The current ethical norms of genomic biobanking - creating and maintaining large repositories of human DNA and/or associated data for biomedical research - have generated criticism from every angle, at both the practical and theoretical levels. The traditional research model has involved investigators seeking biospecimens for specific purposes that they can describe and disclose to prospective subjects, from whom they can then seek informed consent. In the case of many biobanks, however, the institution that collects and maintains the biospecimens may not itself be directly involved in research, instead "banking" the biospecimens and associated data for other researchers. Moreover, the future uses of biospecimens may be unknown, if not unknowable, at the time of collection. Biobanking may thus stretch the meanings of "inform" and "consent" to their breaking point: if you cannot inform subjects about what their biospecimens will be used for (because you do not know), what can they consent to? Given that informed consent by individual subjects is the ethical gold standard, the seeming dilution of the concept in the context of biobanking is a profound problem.
The Challenge of Providing the Public with Actionable Information during a Pandemic
Leslie E. Gerwin - [PDF]

Can a country with a free press and a robust political debate provide its citizens with actionable information so that they can protect themselves from a threat to their health or safety? By actionable information, I mean accurate facts and reasonable interpretations of those facts upon which an individual should rely in making reason-based decisions. In the context of public health, this includes information that allows an individual to weigh the risk to one's self, family, and community before deciding to act in an uncertain environment under threatening conditions. The recent H1N1 pandemic, and in particular the government's campaign for public acceptance of the vaccine, highlights the challenges in ensuring that individuals receive accurate information and perceive that such information should be the basis on which to make potential life-saving decisions.
When Does an Illness Begin: Genetic Discrimination and Disease Manifestation
Anya E. R. Prince and Benjamin E. Berkman - [PDF]

Congress passed the Genetic Information Nondiscrimination Act of 2008 (GINA) in order to remove a perceived barrier to clinical genetic testing. By banning health insurance companies and employers from discriminating against an individual based on his or her genetic information, legislators hoped that patients would be encouraged to seek genetic testing that could improve health outcomes and provide opportunities for preventive measures. Their explicit legislative goal was "to fully protect the public from discrimination and allay their concerns about the potential for discrimination, thereby allowing individuals to take advantage of genetic testing, technologies, research, and new therapies."
Pediatric Participation in Non-Therapeutic Research
Marilyn C. Morris - [PDF]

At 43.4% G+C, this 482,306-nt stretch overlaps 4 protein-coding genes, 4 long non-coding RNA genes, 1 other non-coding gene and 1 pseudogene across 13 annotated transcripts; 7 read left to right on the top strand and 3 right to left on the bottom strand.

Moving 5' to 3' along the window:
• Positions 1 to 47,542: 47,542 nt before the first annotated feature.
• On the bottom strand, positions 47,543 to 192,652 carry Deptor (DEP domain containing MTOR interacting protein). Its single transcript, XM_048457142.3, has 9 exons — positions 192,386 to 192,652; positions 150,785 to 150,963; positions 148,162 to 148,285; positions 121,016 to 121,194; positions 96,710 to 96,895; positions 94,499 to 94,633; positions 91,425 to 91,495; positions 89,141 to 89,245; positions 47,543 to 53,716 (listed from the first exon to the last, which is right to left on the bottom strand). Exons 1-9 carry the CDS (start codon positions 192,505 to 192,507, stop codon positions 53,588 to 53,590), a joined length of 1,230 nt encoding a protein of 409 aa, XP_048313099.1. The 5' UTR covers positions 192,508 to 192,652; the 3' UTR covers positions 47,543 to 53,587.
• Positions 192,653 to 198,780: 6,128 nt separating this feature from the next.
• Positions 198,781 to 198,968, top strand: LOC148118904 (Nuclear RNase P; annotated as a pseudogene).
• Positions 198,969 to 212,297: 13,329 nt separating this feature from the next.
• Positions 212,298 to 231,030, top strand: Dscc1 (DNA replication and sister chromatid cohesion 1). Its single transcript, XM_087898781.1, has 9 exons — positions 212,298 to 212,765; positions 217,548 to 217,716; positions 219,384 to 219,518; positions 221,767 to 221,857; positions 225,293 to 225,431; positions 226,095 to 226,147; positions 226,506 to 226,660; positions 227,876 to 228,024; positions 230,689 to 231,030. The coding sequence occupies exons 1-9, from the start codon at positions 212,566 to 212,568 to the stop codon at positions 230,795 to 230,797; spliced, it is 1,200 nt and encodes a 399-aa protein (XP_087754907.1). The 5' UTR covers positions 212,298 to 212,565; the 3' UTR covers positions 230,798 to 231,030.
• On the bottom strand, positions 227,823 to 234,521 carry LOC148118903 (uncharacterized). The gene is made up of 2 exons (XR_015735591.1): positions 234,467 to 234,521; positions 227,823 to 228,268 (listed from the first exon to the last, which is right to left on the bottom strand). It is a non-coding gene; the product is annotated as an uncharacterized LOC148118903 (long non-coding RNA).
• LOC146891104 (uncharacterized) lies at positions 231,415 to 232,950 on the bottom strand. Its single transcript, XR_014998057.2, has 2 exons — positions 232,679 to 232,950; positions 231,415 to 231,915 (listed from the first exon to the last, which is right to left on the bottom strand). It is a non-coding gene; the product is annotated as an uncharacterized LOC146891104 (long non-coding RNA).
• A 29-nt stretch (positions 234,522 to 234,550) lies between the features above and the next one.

Pediatric participation in non-therapeutic research that poses greater than minimal risk has been the subject of considerable thought-provoking debate in the research ethics literature. While the need for more pediatric research has been called "morally imperative," and concerted efforts have been made to increase pediatric medical research, the importance of protecting children from undue research risks remains paramount.
Too Fast or Not Too Fast: The FDA's Approval of Merck's HPV Vaccine Gardasil
Lucija Tomljenovic and Christopher A. Shaw - [PDF]

There are not many public health issues where views are as extremely polarized as those concerning vaccination policies. Ever since its Fast Track approval by the U.S. Food and Drug Administration (FDA) in 2006, Merck's human papilloma virus (HPV) vaccine Gardasil has been sparking controversy. Initially, the criticism has been focused at Merck, due to their overly aggressive marketing strategies and lobbying campaigns. According to a 2007 editorial in Nature Biotechnology, "Surrounded by a chorus of disapproval, Merck cracked. As Nature Biotechnology went to press, the company announced a cessation of all efforts to lobby for US state laws requiring compulsory vaccination."
Columns
Currents in Contemporary Bioethics: The Case against Precipitous, Population-Wide, Whole-Genome Sequencing
Mark A. Rothstein - [PDF]

From the earliest days of the Human Genome Project, the holy grail of genomics was the ability to perform whole-genome sequencing quickly, accurately, and relatively inexpensively so that the benefits of genomics would be widely available in clinical settings. Although the mythical $1,000 genome sequence seemed elusive for many years,1 next-generation sequencing technologies and other recent advances clearly indicate that inexpensive whole-genome sequencing is at hand.
Public Health and the Law: "Gaming the System" During Public Health Emergencies
James G. Hodge, Jr., Lexi C. White, and Andrew Sniegowski - [PDF]

Whether the result of natural or manmade causes, public health emergencies are typified by a crisis of allocation. Essential resources (e.g., drugs, vaccinations, equipment, medical supplies, and personnel) can quickly become limited as public demand increases. As clarified by the Institute of Medicine, a declaration of emergency may be sustained by the ensuing predicament when supplies of essential public health or medical resources cannot meet demand. Countless efforts to address allocation challenges have been offered by public and private actors. They tend to focus on strict inventory controls and priority setting for distribution of scarce resources. A primary goal is to assure that those most in need of resources, based on epidemiologic or other public health evidence, are most likely to get them. Meeting this objective, however, may be compromised through bad data, inaccurate criteria, inadvertent misallocations, or political factors. The objective may also be subverted through attempts to "game the system."
Recent Court Decisions
Recent Developments in Health Law: Brazil's Pregnancy Registration Requirement and International Commitments to the Rights of Women
Adam Chilton - [PDF]

In the last several years, Brazil has gained international attention as an emerging "BRIC" economy, was awarded the 2014 World Cup and 2016 Olympics, and elected its first female president. This has led many to declare that Brazil is emerging as a potential world power for the 21st century. In addition to improving its international stature, in the last several decades Brazil has also significantly improved the availability and quality of health care within the country.